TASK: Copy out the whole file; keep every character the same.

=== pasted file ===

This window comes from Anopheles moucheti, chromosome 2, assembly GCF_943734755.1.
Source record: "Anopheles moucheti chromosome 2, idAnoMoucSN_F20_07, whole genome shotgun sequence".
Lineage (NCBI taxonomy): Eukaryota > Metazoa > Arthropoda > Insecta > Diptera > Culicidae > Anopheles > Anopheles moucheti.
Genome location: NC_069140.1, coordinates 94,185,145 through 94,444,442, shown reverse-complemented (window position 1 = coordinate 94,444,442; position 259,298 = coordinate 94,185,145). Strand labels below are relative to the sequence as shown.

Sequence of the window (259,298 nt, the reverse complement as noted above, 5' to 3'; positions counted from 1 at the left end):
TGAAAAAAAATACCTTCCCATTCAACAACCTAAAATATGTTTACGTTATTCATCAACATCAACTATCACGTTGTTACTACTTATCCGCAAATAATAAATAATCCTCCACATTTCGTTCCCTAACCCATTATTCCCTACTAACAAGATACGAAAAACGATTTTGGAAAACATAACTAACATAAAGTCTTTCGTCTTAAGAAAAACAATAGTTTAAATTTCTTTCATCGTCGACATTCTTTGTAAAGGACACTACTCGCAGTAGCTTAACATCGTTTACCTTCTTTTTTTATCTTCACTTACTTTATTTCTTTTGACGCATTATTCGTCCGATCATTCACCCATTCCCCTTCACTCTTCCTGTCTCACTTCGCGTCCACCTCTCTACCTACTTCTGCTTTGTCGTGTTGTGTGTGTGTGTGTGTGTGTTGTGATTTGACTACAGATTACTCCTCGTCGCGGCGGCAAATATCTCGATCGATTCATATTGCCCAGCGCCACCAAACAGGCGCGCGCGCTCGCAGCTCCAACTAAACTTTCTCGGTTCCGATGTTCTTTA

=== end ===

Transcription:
This window comes from Anopheles moucheti, chromosome 2, assembly GCF_943734755.1.
Source record: "Anopheles moucheti chromosome 2, idAnoMoucSN_F20_07, whole genome shotgun sequence".
Lineage (NCBI taxonomy): Eukaryota > Metazoa > Arthropoda > Insecta > Diptera > Culicidae > Anopheles > Anopheles moucheti.
Genome location: NC_069140.1, coordinates 94,185,145 through 94,444,442, shown reverse-complemented (window position 1 = coordinate 94,444,442; position 259,298 = coordinate 94,185,145). Strand labels below are relative to the sequence as shown.

Sequence of the window (259,298 nt, the reverse complement as noted above, 5' to 3'; positions counted from 1 at the left end):
TGAAAAAAAATACCTTCCCATTCAACAACCTAAAATATGTTTACGTTATTCATCAACATCAACTATCACGTTGTTACTACTTATCCGCAAATAATAAATAATCCTCCACATTTCGTTCCCTAACCCATTATTCCCTACTAACAAGATACGAAAAACGATTTTGGAAAACATAACTAACATAAAGTCTTTCGTCTTAAGAAAAACAATAGTTTAAATTTCTTTCATCGTCGACATTCTTTGTAAAGGACACTACTCGCAGTAGCTTAACATCGTTTACCTTCTTTTTTTATCTTCACTTACTTTATTTCTTTTGACGCATTATTCGTCCGATCATTCACCCATTCCCCTTCACTCTTCCTGTCTCACTTCGCGTCCACCTCTCTACCTACTTCTGCTTTGTCGTGTTGTGTGTGTGTGTGTGTGTGTTGTGATTTGACTACAGATTACTCCTCGTCGCGGCGGCAAATATCTCGATCGATTCATATTGCCCAGCGCCACCAAACAGGCGCGCGCGCTCGCAGCTCCAACTAAACTTTCTCGGTTCCGATGTTCTTTA